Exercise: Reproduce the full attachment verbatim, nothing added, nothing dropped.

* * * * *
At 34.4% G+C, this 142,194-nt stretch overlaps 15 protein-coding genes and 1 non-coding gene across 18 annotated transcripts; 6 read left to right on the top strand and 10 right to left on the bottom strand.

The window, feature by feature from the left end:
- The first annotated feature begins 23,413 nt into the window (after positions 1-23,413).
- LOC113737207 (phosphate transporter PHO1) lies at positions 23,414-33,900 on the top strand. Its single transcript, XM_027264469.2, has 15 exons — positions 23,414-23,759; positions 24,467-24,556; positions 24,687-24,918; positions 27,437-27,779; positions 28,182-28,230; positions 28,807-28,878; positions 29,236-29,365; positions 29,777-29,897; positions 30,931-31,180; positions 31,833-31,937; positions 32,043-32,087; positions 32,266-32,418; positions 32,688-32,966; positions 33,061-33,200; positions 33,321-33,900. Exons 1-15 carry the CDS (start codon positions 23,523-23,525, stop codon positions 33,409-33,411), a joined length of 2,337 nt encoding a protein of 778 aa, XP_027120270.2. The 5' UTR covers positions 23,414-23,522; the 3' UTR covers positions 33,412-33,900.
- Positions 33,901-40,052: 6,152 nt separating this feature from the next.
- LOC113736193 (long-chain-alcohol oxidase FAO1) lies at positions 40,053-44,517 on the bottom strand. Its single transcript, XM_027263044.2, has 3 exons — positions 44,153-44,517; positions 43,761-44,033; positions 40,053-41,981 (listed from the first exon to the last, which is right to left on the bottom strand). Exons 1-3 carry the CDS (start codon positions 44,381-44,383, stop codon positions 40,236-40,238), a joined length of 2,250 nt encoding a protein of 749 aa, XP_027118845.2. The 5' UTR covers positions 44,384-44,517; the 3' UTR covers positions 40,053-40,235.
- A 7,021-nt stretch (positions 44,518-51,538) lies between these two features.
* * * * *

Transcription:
At 34.4% G+C, this 142,194-nt stretch overlaps 15 protein-coding genes and 1 non-coding gene across 18 annotated transcripts; 6 read left to right on the top strand and 10 right to left on the bottom strand.

The window, feature by feature from the left end:
- The first annotated feature begins 23,413 nt into the window (after positions 1-23,413).
- LOC113737207 (phosphate transporter PHO1) lies at positions 23,414-33,900 on the top strand. Its single transcript, XM_027264469.2, has 15 exons — positions 23,414-23,759; positions 24,467-24,556; positions 24,687-24,918; positions 27,437-27,779; positions 28,182-28,230; positions 28,807-28,878; positions 29,236-29,365; positions 29,777-29,897; positions 30,931-31,180; positions 31,833-31,937; positions 32,043-32,087; positions 32,266-32,418; positions 32,688-32,966; positions 33,061-33,200; positions 33,321-33,900. Exons 1-15 carry the CDS (start codon positions 23,523-23,525, stop codon positions 33,409-33,411), a joined length of 2,337 nt encoding a protein of 778 aa, XP_027120270.2. The 5' UTR covers positions 23,414-23,522; the 3' UTR covers positions 33,412-33,900.
- Positions 33,901-40,052: 6,152 nt separating this feature from the next.
- LOC113736193 (long-chain-alcohol oxidase FAO1) lies at positions 40,053-44,517 on the bottom strand. Its single transcript, XM_027263044.2, has 3 exons — positions 44,153-44,517; positions 43,761-44,033; positions 40,053-41,981 (listed from the first exon to the last, which is right to left on the bottom strand). Exons 1-3 carry the CDS (start codon positions 44,381-44,383, stop codon positions 40,236-40,238), a joined length of 2,250 nt encoding a protein of 749 aa, XP_027118845.2. The 5' UTR covers positions 44,384-44,517; the 3' UTR covers positions 40,053-40,235.
- A 7,021-nt stretch (positions 44,518-51,538) lies between these two features.